3.16 The Golden Calf
The first crisis in God's experimental community did not take long to erupt. The primary obstacle Israel faced here and throughout its history was not the lure of foreign gods, not hostile nations, not unwillingness to keep the laws and rituals, but failure to recognize their new identity as the people of God. It seems amazing that so soon after the experience at Sinai, the whole nation, led by Aaron himself, should violate the covenant of obedience they had just sworn at the altar. It shows the tremendous gap between God's intention and Israel's condition. God was calling them into a new self-image which was fundamentally at odds with their Egyptian heritage, as well as with the conduct of their future Canaanite neighbors. But the present character of the people was actually no different from the actions of their contemporaries: idolatry, drunkenness and revelry. They had a slave identity, a servant mindset, formed by generations of negative thought patterns. When the master was absent, all restraints were removed. They were not a self-directed, self-disciplined people. The Promised Land was far way, the Law looked like hard work -- so, "let's live for today."
In Exodus 32, the sinful actions listed were making burnt offerings, eating, drinking, revelry, singing and dancing. Aaron piously called it "a festival to the Lord" (Ex 32:5), though it was probably more like an orgy (Ex 32:25). The people were “running wild” and “out of control.” NIV Study Bible says, “The same Hebrew root underlies both phrases and is found also in Pr 29:18 ('cast off restraint'). Anarchy reigns among people who refuse to obey and worship the Lord” (p.135, footnote).
Yet, apart from the idolatry involved, it is possible to sympathize with Israel. After they had crossed the Red Sea, there was a short time of celebration, involving singing and dancing (Ex 15:20). There is a need in man, even a religious need, for celebration, and especially after a lifetime of servitude. Later Israelite religion was not all laws and rituals -- it allowed plenty of opportunity for social gatherings through 7 annual feasts. So it is not the "party atmosphere" that is condemned. It was that the people gave way to long-suppressed, unrighteous passions.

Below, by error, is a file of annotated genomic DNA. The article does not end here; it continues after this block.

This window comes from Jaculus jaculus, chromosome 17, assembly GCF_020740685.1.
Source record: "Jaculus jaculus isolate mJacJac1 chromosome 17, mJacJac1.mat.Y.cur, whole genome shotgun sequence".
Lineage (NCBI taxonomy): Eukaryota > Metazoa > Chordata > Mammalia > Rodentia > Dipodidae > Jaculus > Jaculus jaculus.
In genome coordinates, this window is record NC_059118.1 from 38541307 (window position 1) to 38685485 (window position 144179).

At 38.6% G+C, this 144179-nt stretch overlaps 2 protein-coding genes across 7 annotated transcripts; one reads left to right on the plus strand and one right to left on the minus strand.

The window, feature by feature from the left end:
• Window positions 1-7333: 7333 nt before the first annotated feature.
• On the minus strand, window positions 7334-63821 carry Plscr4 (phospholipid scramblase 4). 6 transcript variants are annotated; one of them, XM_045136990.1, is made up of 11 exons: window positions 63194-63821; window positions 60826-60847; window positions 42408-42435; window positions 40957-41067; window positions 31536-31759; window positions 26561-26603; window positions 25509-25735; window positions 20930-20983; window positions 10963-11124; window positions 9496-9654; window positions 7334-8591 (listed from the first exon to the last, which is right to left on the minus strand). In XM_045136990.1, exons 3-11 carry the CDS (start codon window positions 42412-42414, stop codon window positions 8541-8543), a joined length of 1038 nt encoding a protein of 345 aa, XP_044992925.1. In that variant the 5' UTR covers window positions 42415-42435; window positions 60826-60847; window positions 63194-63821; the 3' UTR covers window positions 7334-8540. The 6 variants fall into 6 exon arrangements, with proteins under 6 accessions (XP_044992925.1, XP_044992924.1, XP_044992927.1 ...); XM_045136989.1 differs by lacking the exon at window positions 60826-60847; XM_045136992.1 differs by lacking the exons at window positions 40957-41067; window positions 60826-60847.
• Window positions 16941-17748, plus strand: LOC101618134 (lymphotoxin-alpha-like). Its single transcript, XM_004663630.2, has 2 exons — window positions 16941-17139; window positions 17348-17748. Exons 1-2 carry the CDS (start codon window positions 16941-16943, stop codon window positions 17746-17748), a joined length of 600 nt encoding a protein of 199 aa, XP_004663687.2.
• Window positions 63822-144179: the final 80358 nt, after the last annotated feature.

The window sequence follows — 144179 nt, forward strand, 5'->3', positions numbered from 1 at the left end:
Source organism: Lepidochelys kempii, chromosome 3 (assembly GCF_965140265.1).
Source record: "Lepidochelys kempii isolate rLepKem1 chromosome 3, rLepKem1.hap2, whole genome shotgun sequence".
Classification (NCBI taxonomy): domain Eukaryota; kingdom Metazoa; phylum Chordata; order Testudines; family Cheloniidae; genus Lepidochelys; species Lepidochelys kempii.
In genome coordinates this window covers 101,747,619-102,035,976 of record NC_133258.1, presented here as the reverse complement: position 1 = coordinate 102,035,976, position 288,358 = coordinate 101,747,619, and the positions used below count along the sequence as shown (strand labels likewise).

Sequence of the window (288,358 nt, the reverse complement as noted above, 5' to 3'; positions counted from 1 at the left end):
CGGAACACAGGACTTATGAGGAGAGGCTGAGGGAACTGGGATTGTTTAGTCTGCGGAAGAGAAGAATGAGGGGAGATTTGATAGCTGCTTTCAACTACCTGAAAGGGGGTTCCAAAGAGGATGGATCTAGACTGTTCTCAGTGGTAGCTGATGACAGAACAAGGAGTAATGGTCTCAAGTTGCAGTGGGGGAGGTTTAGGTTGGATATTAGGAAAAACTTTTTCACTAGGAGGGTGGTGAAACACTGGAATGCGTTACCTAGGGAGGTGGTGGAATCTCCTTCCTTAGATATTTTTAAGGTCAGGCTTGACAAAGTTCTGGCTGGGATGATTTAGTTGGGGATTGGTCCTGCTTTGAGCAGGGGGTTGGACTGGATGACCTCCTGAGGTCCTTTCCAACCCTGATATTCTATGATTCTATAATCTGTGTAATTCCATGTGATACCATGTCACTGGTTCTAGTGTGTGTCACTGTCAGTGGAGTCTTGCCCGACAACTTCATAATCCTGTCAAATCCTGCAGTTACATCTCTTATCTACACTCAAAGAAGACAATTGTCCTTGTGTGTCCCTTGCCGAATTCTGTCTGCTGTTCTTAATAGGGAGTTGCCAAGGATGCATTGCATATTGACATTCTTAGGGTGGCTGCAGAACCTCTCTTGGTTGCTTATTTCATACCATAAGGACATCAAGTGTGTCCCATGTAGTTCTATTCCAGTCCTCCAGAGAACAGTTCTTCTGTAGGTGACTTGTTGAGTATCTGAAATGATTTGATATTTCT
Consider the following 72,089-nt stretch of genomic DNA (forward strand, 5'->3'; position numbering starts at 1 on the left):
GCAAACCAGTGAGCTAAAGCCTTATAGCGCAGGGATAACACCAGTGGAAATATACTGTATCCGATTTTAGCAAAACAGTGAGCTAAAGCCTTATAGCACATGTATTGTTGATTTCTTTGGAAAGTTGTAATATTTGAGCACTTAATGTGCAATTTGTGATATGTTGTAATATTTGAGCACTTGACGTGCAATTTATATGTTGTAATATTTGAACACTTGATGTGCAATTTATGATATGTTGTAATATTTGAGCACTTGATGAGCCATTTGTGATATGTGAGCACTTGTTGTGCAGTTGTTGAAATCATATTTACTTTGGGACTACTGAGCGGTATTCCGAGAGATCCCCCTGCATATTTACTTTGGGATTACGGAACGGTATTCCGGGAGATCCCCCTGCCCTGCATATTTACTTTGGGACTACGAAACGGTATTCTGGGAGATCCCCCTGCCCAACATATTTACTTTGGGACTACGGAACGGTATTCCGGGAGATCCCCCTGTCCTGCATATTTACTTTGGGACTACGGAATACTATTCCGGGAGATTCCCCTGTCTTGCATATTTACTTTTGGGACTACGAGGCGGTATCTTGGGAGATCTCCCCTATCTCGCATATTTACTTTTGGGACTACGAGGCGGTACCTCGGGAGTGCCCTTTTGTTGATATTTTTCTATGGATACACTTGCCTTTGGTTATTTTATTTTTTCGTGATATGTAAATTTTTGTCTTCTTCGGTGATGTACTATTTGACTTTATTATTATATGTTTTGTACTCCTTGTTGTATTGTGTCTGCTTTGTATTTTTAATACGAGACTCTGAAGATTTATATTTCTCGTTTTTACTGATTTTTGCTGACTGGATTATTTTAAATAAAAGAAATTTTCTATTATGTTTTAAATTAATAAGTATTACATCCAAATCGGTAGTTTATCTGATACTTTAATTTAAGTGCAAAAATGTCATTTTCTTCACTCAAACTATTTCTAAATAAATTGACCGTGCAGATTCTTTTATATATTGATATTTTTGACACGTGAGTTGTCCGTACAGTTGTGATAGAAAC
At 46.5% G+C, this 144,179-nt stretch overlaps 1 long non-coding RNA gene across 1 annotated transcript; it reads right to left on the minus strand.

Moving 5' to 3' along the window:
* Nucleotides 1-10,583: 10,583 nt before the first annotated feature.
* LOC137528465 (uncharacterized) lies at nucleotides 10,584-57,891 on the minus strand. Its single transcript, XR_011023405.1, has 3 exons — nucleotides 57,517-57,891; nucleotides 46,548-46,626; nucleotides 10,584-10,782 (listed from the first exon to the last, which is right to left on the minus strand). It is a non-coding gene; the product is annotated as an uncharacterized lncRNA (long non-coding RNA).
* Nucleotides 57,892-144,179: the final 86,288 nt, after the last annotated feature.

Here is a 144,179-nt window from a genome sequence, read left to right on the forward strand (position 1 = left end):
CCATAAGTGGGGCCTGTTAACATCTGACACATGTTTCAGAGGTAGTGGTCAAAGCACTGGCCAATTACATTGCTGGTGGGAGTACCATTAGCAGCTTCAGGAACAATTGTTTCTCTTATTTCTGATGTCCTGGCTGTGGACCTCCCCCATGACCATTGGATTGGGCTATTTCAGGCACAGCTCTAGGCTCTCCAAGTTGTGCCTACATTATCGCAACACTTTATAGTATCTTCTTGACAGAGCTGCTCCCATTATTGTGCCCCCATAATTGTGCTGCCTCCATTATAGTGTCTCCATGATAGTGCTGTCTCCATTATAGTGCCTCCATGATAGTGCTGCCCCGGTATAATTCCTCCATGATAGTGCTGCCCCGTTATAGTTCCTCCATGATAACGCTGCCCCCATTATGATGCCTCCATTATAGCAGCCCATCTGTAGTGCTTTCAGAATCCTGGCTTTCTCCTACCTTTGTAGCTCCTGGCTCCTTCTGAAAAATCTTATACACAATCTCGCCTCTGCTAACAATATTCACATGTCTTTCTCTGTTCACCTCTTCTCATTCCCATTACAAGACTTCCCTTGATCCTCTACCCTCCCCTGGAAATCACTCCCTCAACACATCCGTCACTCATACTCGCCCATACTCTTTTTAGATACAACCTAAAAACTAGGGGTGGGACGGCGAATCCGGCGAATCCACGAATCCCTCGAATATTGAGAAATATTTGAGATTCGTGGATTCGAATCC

If the poor conduct of the Israelites is not all that unexpected, God's response was surprising. He warned Moses:
"Now leave me alone so that my anger may burn against them and that I may destroy them. Then I will make you into a great nation" (Ex 32:10).
God's timetable was to bring about a complete personal and social transformation of the Israelites, taking them from an oppressed rabble to a complex holy society, in one generation! Well, it did not happen. Now, in the Golden Calf incident, God saw the gap that existed between His perfect plan and the raw material of Israelite humanity, and He threw in the towel. As with Noah and the Flood, He repented that He ever started on this project of relating to mankind, and decided to abandon it. He would restrict Himself once again to one righteous man. In short, God quit! In fact, He even accused Moses of being the bad parent:
Then the Lord said to Moses, "Go down, because your people, whom you brought up out of Egypt, have become corrupt" (Ex 32:7).
Now wait a minute, Lord. Whose idea was this? By whose hand were the Egyptians defeated? Moses had to stand in the gap for the very people whom the Lord redeemed! It was Moses who reminded God of the covenant promises made to the patriarchs (Ex 32:13). He told God that the Egyptians would despise His Name when they heard that He destroyed Israel after delivering them from bondage. Amazingly, Moses talked God out of His judgment (or at least lessened its severity) (Ex 32:14). As a true intercessor, he stood between the aggrieved Deity and the clueless populace, the leader of whom was his own spineless brother (Ex 32:24). He was even willing to bear their punishment.
"But now, please forgive their sin -- but if not, then blot me out of the book you have written" (Ex 32:32).